“I love this job,” said Boston Mayor Michelle Wu with a straight face during an interview with us last week. “I believe it’s the best job in the world.”
If true – after close to two years of nasty heckling, vile online trolling and a smorgasbord of intractable problems – it begs a question: what’s the world’s worst job? (Spoiler alert: US House speaker.)
Wu’s Horatio Alger-esque career arc and the daunting number of professional and personal responsibilities she juggles should compel respect for her determination and optimism. Instead, she has to fend off disrespectful rumors like the recent fantasy about her quitting the mayoralty for a long nap in the Crimson Casket, a.k.a. a no-sweat sinecure at Harvard. Betting odds on a re-election bid, we asked? “Very, very high.” (Meaning low; we’re guessing Wu lacks time to get familiar with the DraftKings app.)
And in our interview, the most solid sign that she’s in this for the long haul was her answer when asked to identify the biggest surprise of the first two years in office. “We often know what to do. We often have a sense of why we need to do it and how urgent it is to do it,” she says. “But there’s some underlying challenge that hasn’t been solved or invested in. We often focus so much on the point where a resident experiences government, but it takes so many steps before it gets to that public point.”
In other words, it’s one thing to critique the sausage as a councilor or candidate, quite another to be head butcher at the slaughterhouse with a close up view of how the sausage is made.
For instance, to address what is arguably the city’s biggest problem – the NIMBYISM that loads burdensome delays and cost-overruns on the development of needed social-service and housing infrastructure – Wu wants reform of the city’s zoning code in order to bring the obstructionists to heel.
“We need to find ways to boost more housing, and the only way we’re going to be able to do that predictably, fairly and consistently is to change the rules and get us out of a system where…there’s a ton of engagement happening, but it’s not very meaningful.” Instead, Wu wants to “set the rules for uses in terms of what is allowed to be built there…. And then once those rules are set, we won’t litigate every single project along the way because the feedback has been put into the process [upfront].”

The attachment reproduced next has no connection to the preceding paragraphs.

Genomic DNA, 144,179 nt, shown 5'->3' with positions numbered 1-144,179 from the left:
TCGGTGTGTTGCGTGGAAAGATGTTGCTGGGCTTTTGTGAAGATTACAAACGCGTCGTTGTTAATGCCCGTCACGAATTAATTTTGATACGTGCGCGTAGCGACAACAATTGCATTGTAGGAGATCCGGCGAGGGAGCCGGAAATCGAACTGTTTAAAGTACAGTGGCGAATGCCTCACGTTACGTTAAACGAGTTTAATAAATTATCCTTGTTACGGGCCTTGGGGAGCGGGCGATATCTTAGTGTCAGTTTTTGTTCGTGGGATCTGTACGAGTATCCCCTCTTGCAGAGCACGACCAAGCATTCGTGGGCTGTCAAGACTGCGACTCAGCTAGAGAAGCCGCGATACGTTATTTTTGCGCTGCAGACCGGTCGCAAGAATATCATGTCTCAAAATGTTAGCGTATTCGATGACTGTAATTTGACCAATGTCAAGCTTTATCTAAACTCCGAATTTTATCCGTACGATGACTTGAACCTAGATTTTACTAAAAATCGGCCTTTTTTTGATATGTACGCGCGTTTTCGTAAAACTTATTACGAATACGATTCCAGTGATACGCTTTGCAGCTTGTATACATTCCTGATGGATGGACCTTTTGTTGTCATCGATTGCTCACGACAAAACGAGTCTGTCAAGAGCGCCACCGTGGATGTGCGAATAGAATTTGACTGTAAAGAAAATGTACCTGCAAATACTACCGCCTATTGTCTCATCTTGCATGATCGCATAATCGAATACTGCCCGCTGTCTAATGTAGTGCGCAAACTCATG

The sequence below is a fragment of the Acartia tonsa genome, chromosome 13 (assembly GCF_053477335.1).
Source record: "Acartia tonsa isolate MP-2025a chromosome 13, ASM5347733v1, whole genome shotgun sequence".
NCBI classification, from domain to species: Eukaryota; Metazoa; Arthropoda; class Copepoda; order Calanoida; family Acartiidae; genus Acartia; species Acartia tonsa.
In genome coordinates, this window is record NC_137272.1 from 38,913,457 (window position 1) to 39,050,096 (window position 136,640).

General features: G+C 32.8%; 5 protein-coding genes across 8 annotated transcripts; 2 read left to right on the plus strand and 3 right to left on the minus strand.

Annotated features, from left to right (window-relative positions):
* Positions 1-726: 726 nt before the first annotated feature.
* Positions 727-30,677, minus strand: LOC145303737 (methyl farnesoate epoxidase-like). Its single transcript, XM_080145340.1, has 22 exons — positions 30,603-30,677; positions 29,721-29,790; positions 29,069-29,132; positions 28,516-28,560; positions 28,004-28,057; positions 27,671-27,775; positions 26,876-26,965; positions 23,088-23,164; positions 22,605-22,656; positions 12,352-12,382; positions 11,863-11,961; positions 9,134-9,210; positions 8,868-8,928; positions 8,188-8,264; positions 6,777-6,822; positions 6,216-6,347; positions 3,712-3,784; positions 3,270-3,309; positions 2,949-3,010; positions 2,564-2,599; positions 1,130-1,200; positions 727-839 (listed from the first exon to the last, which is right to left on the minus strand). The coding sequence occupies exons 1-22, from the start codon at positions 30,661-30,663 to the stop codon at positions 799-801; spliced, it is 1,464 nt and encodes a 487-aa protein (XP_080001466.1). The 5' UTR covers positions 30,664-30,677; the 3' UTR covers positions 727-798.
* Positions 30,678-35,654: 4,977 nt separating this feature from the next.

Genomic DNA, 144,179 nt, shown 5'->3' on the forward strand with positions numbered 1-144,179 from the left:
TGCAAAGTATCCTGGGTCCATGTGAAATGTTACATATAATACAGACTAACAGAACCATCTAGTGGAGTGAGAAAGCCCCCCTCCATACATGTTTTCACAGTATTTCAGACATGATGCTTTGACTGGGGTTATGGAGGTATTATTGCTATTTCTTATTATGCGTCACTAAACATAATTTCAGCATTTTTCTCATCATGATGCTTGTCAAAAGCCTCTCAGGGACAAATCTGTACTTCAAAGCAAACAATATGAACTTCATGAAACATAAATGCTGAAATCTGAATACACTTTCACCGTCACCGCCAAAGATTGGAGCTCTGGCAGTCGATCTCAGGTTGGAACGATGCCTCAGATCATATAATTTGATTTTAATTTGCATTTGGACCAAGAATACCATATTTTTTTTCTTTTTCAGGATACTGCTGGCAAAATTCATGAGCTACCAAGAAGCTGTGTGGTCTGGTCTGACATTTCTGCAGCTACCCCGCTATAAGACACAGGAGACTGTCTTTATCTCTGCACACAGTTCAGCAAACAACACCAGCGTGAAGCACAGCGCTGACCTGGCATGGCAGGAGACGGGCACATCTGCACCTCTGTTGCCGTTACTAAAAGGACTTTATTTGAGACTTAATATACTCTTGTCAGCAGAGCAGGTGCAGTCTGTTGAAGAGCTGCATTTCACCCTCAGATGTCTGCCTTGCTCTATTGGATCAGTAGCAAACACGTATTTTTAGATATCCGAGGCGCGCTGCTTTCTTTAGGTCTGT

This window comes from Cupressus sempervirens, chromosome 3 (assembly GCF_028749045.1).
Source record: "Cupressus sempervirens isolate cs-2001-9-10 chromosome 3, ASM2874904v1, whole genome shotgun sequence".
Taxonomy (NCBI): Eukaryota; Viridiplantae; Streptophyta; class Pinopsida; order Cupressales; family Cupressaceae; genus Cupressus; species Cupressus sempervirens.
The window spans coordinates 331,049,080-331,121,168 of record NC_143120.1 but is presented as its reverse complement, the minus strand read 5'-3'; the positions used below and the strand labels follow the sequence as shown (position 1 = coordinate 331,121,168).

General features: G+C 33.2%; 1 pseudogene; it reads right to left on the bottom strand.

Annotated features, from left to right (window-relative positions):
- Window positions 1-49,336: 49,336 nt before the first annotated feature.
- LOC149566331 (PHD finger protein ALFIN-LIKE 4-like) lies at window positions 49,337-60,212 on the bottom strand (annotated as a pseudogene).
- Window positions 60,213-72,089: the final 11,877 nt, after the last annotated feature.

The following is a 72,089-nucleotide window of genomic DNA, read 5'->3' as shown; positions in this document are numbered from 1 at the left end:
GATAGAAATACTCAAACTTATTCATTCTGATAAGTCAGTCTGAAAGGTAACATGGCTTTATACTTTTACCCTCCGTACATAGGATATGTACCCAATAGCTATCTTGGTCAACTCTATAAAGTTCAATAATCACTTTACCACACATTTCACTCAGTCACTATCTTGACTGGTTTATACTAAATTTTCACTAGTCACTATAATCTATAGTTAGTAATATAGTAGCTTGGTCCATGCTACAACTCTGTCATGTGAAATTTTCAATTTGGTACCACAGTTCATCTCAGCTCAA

Translation: it may be a city councilor’s job to carry their constituents’ beefs all the way to the Zoning Board of Appeals, but it’s up to the mayor to make the ZBA the court of last resort, not the gatekeeper.
And Wu’s struggle to clean up the Mass and Cass crime scene has prompted something of a…mayormorphosis. Gone is the hyper-critical rhetoric on cops from her 2021 campaign website (“Delivering public safety…requires urgent action to rebuild the culture and structure of the Boston Police Department…[and] dismantling racism in policing.”) A bunch of ride-alongs with the cops and heart-to-hearts with her handpicked commissioner later, this is the new Wu, arguing for her proposed ordinance making it easier for police to clean out those tents: “When our police department comes to me and says that they need to be able to move more quickly and have the clear delegated authority to address the issues that Mass and Cass presents, I’m going to make sure that I do what I can to provide that.”
This surely ticks off the hardcore police skeptics. Zoning reform is a shot across the NIMBY bow. Perhaps they all expected more obedience from the uber-progressive mayor they supported.
But gritty reality has intervened, something Wu has had plenty of experience with. Playing pretend and pandering to unrealistic ideological expectations?
That’s a game for a short-termer angling for Harvard Yard, not someone who’s spent her entire career aiming to leave her mark on City Hall.